I enjoyed sailing on the cat, I did not have the sensation of moving that you do in a monohull, and there is no heeling of course. Also the wake at the back coming off the pontoons made me think we were going a lot faster than we actually were. I lay on the trampoline that connects the 2 pontoons and watched the water for a while, I could see how you could just fall asleep out there. It was perfect weather for the venture and we had a terrific time.
We hope to get to a festival at the end of the week and then make our way up to the island of Espirito Santo where we want to dive on the wreck of the Coolidge, a former luxury liner that was converted to a troop ship in WW2, which sunk when it hit land mines going into the harbour at Luganville.

Monday, September 06, 2010

Port Vila is the capital of Vanuatu, which was formerly the New Hebrides. The British and the French both had a presence here and at one time there were two systems of government, the French would follow their laws and the English would follow theirs. Independence was declared in 1980 and Vanuatu just celebrated their 30 year anniversary at the end of July. There are over 100 local languages being spoken in Vanuatu at the moment as well as Bislama which is a pidgin English, it is written as it would have sounded coming from an upper crust English man. Here is ea, thank you, is tank you tumas, of is blong, or belong, ex. The Vanuatu Ministry of Culture would be Vanuatu Ministry Blong Culture, it is very interesting to try and decipher the signs that are written in Bislama. Vanuatu is an island nation with over 23 islands, but it seems each area on an island has developed their own language, we were making an effort to learn some of the language on Tanna but once I figured out they only spoke it there, I gave up. The children are taught French and English at school, so once they are done primary school they should have a working knowledge of 4 languages. Each island has there own culture and dances so we are looking forward to learning about each as we explore further north.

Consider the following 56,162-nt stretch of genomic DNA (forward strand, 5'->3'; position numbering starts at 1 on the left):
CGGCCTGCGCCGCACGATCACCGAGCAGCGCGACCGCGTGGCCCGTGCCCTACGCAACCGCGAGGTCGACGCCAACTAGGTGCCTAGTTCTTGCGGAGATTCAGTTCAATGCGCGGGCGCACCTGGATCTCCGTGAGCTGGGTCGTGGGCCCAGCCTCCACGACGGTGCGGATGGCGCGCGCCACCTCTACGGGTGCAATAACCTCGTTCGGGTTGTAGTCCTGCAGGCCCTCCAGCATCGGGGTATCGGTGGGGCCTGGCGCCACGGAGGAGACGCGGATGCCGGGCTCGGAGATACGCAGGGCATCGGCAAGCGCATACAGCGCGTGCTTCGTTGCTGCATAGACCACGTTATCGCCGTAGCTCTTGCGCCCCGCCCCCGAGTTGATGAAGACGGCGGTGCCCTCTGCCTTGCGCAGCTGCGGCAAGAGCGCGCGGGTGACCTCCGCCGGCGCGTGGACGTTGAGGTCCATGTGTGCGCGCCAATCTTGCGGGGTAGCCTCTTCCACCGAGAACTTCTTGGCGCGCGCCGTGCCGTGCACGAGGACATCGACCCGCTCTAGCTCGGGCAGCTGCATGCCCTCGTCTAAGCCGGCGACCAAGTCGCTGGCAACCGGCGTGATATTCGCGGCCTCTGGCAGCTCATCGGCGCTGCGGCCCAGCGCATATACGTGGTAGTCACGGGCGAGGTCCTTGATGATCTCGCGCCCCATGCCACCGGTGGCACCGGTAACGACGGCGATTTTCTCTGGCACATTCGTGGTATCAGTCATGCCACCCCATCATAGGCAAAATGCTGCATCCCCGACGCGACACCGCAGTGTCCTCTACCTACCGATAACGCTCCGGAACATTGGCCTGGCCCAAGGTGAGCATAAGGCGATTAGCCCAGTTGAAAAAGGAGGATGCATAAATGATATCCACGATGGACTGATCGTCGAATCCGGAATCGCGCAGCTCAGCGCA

Port Vila is the seat of government so we took a walking tour and saw the parliament buildings, the residence of the President, which was surprisingly humble, the court house, the national bank, the big Catholic church, etc. The bank building was huge, it had better be because the exchange rate is a 100 to 1, so you walk around with 1000 vatu bills in your pocket as well as 5000, and they don’t go very far here. We figure it is rather like Yellowknife prices here, good thing we stocked up the boat before leaving Fiji.
We went to the museum on a Sat. morning and were lucky to come upon a cultural demonstration. A fellow was teaching cultural arts to school children and he explained how the sand drawings were done and how a story accompanied each one. Then he had some of the kids’ show us their drawings, the kids had been chosen to attend cultural expositions in other countries. As well as the stories and drawings he played the pan flute and sang and then he played the Vanuatu national anthem on these very cool bamboo instruments that were liked a percussion swinging xylophone, I guess you had to be there. It was fascinating.